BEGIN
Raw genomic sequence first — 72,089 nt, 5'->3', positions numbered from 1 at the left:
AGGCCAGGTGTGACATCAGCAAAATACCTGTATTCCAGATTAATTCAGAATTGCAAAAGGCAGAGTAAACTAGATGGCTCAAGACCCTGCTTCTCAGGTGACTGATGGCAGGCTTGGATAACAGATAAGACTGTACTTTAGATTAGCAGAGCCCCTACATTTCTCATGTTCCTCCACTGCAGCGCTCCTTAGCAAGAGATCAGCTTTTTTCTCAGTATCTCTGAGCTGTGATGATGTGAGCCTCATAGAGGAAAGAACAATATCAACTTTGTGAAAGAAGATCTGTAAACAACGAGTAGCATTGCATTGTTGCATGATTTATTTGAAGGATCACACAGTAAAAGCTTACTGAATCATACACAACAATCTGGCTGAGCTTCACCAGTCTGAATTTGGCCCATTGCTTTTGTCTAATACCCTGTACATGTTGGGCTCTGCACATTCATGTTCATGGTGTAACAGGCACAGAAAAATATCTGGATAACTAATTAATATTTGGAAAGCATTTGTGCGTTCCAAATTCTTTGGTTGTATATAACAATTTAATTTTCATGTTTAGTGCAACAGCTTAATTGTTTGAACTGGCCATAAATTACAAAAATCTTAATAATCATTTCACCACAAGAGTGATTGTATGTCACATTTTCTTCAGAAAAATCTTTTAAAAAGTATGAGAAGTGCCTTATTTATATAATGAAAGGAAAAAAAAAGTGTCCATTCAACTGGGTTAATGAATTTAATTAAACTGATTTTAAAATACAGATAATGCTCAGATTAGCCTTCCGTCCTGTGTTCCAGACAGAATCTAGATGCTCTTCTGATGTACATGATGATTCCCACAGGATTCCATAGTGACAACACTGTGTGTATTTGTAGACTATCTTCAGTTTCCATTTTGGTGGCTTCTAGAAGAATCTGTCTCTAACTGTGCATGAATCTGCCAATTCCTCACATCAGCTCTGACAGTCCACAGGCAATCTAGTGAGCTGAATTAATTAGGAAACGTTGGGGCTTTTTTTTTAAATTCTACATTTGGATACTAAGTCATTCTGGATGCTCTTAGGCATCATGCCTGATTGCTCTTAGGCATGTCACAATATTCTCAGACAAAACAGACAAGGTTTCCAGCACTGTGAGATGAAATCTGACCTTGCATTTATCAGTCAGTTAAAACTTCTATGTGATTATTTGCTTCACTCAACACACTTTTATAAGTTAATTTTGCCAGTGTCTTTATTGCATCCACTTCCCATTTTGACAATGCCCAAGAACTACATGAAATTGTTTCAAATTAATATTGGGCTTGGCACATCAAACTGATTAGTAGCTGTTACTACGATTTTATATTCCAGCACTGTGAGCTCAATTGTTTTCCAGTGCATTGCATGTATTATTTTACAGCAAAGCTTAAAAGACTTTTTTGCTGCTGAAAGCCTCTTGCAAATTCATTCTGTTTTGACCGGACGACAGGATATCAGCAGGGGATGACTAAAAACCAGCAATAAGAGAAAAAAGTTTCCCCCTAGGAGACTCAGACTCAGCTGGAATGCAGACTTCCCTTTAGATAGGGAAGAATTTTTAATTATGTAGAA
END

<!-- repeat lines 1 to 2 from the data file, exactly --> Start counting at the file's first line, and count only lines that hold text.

Raw genomic sequence first — 72,089 nt, 5'->3', positions numbered from 1 at the left:
AGGCCAGGTGTGACATCAGCAAAATACCTGTATTCCAGATTAATTCAGAATTGCAAAAGGCAGAGTAAACTAGATGGCTCAAGACCCTGCTTCTCAGGTGACTGATGGCAGGCTTGGATAACAGATAAGACTGTACTTTAGATTAGCAGAGCCCCTACATTTCTCATGTTCCTCCACTGCAGCGCTCCTTAGCAAGAGATCAGCTTTTTTCTCAGTATCTCTGAGCTGTGATGATGTGAGCCTCATAGAGGAAAGAACAATATCAACTTTGTGAAAGAAGATCTGTAAACAACGAGTAGCATTGCATTGTTGCATGATTTATTTGAAGGATCACACAGTAAAAGCTTACTGAATCATACACAACAATCTGGCTGAGCTTCACCAGTCTGAATTTGGCCCATTGCTTTTGTCTAATACCCTGTACATGTTGGGCTCTGCACATTCATGTTCATGGTGTAACAGGCACAGAAAAATATCTGGATAACTAATTAATATTTGGAAAGCATTTGTGCGTTCCAAATTCTTTGGTTGTATATAACAATTTAATTTTCATGTTTAGTGCAACAGCTTAATTGTTTGAACTGGCCATAAATTACAAAAATCTTAATAATCATTTCACCACAAGAGTGATTGTATGTCACATTTTCTTCAGAAAAATCTTTTAAAAAGTATGAGAAGTGCCTTATTTATATAATGAAAGGAAAAAAAAAGTGTCCATTCAACTGGGTTAATGAATTTAATTAAACTGATTTTAAAATACAGATAATGCTCAGATTAGCCTTCCGTCCTGTGTTCCAGACAGAATCTAGATGCTCTTCTGATGTACATGATGATTCCCACAGGATTCCATAGTGACAACACTGTGTGTATTTGTAGACTATCTTCAGTTTCCATTTTGGTGGCTTCTAGAAGAATCTGTCTCTAACTGTGCATGAATCTGCCAATTCCTCACATCAGCTCTGACAGTCCACAGGCAATCTAGTGAGCTGAATTAATTAGGAAACGTTGGGGCTTTTTTTTTAAATTCTACATTTGGATACTAAGTCATTCTGGATGCTCTTAGGCATCATGCCTGATTGCTCTTAGGCATGTCACAATATTCTCAGACAAAACAGACAAGGTTTCCAGCACTGTGAGATGAAATCTGACCTTGCATTTATCAGTCAGTTAAAACTTCTATGTGATTATTTGCTTCACTCAACACACTTTTATAAGTTAATTTTGCCAGTGTCTTTATTGCATCCACTTCCCATTTTGACAATGCCCAAGAACTACATGAAATTGTTTCAAATTAATATTGGGCTTGGCACATCAAACTGATTAGTAGCTGTTACTACGATTTTATATTCCAGCACTGTGAGCTCAATTGTTTTCCAGTGCATTGCATGTATTATTTTACAGCAAAGCTTAAAAGACTTTTTTGCTGCTGAAAGCCTCTTGCAAATTCATTCTGTTTTGACCGGACGACAGGATATCAGCAGGGGATGACTAAAAACCAGCAATAAGAGAAAAAAGTTTCCCCCTAGGAGACTCAGACTCAGCTGGAATGCAGACTTCCCTTTAGATAGGGAAGAATTTTTAATTATGTAGAA